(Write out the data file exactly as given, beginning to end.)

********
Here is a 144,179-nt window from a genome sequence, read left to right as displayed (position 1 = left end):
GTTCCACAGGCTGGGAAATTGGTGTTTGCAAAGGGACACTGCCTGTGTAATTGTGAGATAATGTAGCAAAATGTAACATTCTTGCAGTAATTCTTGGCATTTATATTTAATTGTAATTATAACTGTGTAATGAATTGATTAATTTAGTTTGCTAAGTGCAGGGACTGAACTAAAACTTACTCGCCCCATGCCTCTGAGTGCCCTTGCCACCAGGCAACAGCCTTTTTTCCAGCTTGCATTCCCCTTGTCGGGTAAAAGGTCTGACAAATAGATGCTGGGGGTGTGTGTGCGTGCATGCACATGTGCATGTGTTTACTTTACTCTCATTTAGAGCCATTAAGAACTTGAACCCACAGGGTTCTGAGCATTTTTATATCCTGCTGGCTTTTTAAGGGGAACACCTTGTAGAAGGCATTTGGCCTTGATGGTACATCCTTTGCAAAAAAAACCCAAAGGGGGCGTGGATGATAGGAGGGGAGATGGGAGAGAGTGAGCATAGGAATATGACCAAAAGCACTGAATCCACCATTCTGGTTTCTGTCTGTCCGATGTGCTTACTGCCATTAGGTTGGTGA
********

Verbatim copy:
Here is a 144,179-nt window from a genome sequence, read left to right as displayed (position 1 = left end):
GTTCCACAGGCTGGGAAATTGGTGTTTGCAAAGGGACACTGCCTGTGTAATTGTGAGATAATGTAGCAAAATGTAACATTCTTGCAGTAATTCTTGGCATTTATATTTAATTGTAATTATAACTGTGTAATGAATTGATTAATTTAGTTTGCTAAGTGCAGGGACTGAACTAAAACTTACTCGCCCCATGCCTCTGAGTGCCCTTGCCACCAGGCAACAGCCTTTTTTCCAGCTTGCATTCCCCTTGTCGGGTAAAAGGTCTGACAAATAGATGCTGGGGGTGTGTGTGCGTGCATGCACATGTGCATGTGTTTACTTTACTCTCATTTAGAGCCATTAAGAACTTGAACCCACAGGGTTCTGAGCATTTTTATATCCTGCTGGCTTTTTAAGGGGAACACCTTGTAGAAGGCATTTGGCCTTGATGGTACATCCTTTGCAAAAAAAACCCAAAGGGGGCGTGGATGATAGGAGGGGAGATGGGAGAGAGTGAGCATAGGAATATGACCAAAAGCACTGAATCCACCATTCTGGTTTCTGTCTGTCCGATGTGCTTACTGCCATTAGGTTGGTGA